Less contentious is the modern, all-text interface with big fonts on a red background. It’s probably the nicest thing about the phone.

Home screens and beyond

There are three non-customisable home screens on the phone. The ‘home’ home screen has just three large icons for texting, calling and a heart icon that leads to ‘Puma World’, essentially a Puma marketing page (more on that below).

There’s also a ‘sport’ screen, with largely indecipherable icons that link to fitness apps. A step and calorie counter can be found by pressing the sneaker, while a sailboat icon leads to the compass – because you need a compass when sailing, we guess. A loudspeaker is actually the alarm clock, while a trophy refers to news feeds. BBC Sport is preloaded, and you can see a list of headlines with previews. Tapping one takes you through to the mobile version of the site.

Though the Puma phone supports high-speed HSDPA internet, the browser itself is slow to render pages and doesn’t autofit even mobile-optimised pages. Even after a site had loaded, scrolling down resulted in a second or two of blank space before the page displayed fully.

The last homescreen is the all-programs screen, filled with cute icons for the phone’s other functions – video, favourite contacts, GPS, radio, and a digital turntable where you can ‘scratch’ music. It’s purely a gimmick and nearly impossible to use with any control thanks to the sluggish touch-screen.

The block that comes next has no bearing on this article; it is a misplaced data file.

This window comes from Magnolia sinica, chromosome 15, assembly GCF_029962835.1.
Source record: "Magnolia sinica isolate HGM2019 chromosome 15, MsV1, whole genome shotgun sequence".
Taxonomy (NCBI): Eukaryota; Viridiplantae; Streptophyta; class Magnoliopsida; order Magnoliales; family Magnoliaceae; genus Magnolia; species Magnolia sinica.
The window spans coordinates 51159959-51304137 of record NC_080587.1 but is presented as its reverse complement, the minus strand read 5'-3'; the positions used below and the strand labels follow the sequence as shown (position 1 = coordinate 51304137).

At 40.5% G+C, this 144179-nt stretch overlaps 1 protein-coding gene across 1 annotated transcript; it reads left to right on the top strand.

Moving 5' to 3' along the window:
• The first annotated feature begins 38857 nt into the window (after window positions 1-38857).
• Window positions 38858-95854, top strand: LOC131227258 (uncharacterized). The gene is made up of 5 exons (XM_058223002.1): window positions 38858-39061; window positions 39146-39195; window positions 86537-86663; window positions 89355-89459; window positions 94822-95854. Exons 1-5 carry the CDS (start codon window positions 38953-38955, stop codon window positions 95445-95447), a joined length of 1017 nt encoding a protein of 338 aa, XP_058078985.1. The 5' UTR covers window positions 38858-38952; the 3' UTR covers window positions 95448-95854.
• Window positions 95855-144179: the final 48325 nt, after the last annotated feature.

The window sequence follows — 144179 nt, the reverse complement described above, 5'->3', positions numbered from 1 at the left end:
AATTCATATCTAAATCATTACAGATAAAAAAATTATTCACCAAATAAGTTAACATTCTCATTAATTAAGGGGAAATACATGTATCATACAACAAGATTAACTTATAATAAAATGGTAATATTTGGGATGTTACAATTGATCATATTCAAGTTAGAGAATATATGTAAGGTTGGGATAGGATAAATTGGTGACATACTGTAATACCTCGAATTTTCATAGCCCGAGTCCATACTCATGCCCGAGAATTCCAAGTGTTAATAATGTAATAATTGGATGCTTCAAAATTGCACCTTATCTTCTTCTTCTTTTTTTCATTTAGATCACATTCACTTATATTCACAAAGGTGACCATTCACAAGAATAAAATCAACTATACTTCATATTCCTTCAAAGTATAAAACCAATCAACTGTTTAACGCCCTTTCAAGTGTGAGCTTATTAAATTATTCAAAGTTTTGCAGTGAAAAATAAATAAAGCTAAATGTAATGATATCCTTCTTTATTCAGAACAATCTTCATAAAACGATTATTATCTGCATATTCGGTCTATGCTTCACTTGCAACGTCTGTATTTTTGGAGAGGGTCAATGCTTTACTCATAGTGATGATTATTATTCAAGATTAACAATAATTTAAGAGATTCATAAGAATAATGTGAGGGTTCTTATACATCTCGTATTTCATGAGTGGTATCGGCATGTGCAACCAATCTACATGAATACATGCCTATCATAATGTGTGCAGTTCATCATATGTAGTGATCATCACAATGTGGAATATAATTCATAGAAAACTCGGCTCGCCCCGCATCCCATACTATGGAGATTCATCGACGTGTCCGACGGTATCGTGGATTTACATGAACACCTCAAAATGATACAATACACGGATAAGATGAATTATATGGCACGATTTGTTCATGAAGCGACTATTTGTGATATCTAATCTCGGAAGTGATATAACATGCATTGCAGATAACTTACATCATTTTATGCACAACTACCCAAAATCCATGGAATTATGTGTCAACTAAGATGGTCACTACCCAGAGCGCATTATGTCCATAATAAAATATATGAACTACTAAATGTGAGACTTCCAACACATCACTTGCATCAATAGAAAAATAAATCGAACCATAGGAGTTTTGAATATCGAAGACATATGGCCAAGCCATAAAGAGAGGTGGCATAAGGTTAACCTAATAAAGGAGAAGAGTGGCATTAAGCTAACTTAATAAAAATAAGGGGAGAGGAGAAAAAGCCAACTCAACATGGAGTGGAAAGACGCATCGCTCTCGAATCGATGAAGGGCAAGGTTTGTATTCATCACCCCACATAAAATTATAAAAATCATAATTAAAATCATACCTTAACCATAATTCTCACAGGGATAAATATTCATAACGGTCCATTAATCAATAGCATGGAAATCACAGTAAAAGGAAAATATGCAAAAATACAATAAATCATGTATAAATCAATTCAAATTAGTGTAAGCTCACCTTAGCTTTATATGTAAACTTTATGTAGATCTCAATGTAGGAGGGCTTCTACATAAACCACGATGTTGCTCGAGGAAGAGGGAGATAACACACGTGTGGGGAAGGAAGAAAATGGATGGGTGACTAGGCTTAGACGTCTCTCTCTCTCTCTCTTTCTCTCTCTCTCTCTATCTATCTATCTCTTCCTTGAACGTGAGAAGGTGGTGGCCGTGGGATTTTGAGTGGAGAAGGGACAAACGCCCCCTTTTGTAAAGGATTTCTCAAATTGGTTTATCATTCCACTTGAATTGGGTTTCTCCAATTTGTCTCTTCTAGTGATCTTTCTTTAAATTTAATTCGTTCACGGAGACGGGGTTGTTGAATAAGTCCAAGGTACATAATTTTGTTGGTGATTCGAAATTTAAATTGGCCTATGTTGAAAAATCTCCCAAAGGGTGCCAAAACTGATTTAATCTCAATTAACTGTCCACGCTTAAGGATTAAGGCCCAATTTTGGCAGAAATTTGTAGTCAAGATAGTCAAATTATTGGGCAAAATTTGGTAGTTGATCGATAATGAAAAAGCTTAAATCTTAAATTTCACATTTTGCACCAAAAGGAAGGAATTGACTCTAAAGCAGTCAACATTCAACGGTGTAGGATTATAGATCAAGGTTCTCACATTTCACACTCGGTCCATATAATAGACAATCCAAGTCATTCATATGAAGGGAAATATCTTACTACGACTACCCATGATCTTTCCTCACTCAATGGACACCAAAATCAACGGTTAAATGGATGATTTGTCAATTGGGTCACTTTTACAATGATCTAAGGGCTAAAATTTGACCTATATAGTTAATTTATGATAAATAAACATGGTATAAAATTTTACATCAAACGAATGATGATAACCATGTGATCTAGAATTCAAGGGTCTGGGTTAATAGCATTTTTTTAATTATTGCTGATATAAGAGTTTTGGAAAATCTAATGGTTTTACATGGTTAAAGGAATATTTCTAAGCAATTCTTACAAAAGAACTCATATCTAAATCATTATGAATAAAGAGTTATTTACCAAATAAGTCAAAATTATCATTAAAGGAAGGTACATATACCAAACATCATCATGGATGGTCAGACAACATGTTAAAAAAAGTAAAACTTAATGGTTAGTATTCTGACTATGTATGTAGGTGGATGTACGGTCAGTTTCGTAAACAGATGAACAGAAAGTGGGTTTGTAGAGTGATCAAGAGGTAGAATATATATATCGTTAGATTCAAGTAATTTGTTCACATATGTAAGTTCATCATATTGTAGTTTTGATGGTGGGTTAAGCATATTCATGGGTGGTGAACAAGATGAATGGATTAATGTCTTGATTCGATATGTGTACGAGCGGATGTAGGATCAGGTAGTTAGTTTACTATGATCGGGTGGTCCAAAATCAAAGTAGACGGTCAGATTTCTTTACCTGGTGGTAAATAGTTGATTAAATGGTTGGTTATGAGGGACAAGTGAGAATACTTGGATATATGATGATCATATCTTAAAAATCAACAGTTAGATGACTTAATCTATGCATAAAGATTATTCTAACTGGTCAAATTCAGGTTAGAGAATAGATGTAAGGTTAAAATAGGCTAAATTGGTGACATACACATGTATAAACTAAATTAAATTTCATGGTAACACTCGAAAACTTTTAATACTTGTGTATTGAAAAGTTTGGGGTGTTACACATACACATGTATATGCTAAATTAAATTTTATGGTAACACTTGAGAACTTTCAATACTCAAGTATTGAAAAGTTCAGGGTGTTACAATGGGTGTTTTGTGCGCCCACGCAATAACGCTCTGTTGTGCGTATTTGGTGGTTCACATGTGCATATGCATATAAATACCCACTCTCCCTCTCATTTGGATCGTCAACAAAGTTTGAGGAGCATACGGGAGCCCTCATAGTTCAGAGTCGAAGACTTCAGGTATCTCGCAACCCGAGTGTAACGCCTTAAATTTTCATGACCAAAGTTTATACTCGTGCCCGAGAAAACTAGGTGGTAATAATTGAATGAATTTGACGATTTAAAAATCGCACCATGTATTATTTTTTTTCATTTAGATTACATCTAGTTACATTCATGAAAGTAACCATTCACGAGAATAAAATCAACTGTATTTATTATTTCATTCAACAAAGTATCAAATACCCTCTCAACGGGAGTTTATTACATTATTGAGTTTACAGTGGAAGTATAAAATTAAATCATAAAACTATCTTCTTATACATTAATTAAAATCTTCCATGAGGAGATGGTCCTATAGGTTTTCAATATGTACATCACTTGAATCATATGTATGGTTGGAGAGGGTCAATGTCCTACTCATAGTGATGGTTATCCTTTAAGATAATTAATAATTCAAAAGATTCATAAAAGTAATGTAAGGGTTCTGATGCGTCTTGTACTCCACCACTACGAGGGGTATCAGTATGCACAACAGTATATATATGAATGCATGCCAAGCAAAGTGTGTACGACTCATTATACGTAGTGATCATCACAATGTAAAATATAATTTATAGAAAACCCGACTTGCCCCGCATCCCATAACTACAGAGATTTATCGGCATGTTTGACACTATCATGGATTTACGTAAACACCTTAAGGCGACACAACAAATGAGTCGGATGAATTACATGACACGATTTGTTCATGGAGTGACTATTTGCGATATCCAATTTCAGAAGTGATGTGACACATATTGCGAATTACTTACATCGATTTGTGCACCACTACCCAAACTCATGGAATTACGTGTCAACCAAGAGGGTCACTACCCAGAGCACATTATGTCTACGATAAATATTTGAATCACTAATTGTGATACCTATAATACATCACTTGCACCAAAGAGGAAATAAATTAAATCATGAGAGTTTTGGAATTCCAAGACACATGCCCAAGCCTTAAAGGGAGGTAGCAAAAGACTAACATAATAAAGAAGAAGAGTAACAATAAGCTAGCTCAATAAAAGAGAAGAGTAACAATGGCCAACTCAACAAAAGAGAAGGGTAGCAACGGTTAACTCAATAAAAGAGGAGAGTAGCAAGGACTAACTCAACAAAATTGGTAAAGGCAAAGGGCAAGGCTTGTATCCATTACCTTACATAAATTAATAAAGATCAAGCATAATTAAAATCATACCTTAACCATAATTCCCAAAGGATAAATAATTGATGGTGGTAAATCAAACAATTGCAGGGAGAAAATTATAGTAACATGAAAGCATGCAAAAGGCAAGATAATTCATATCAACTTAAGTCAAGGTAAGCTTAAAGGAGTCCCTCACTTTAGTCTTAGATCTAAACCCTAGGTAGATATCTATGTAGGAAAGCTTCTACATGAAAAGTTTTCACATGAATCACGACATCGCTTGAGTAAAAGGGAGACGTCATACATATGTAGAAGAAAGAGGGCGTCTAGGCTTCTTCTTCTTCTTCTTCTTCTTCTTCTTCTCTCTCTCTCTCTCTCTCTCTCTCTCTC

From the top of any homescreen, you can drag down to see a full menu showing phone statuses such as GPS, flight mode or battery level, plus voicemails or messages.

Puma World

Hit the heart icon on the main home screen or all-programs menu for Puma World, where you can see a whole lot of Puma marketing – branded apps, Puma’s online shop, news about Puma – and a page called Puma Friends, which is just a page with links to social network sites.

There are only two apps - Puma Pong, an extremely slow Pong style game, and the Puma Quiz. Supposedly there will be more to download in the future.

Luckily, the fitness apps are a little more useful. We liked the step counter which also gives you the calories burned and records best times. There’s also a stopwatch shaped like an old-time one with an analogue face – possibly not the most exact timer, but cute nonetheless.

The three-megapixel camera was a disappointment, taking pixelated snaps even in daylight, but we had fun with ‘photo booth’ mode, where you can use the front-facing camera to snap self portraits. There are zero features after you take a photo – you can’t send it, upload it or even save it to someone’s contact card.

The phone has A-GPS support, but the signal was extremely slow to fix. The preloaded navigation software, Navteq, has pedestrian and driving directions, but the phone’s 2.8-inch screen isn’t very comfortable for in-car use. And despite not using 3G and GPS, the phone wasn’t even able to last overnight on standby.

Conclusion

This is a very expensive phone for what it does. Its touch-screen is too slow for anyone who likes texting, it has no social networking features, and packs only the most rudimentary of browsers. At £300 you could get a smartphone with much better camera and sat nav features, and several thousand apps to download – including fitness apps, the phone’s only real USP. Its interface has a fresh twist to it, but its hardware isn’t anything special and the solar panel won’t be a must-have feature for most. If you own this, you must really, really like Puma.

Natasha Stokes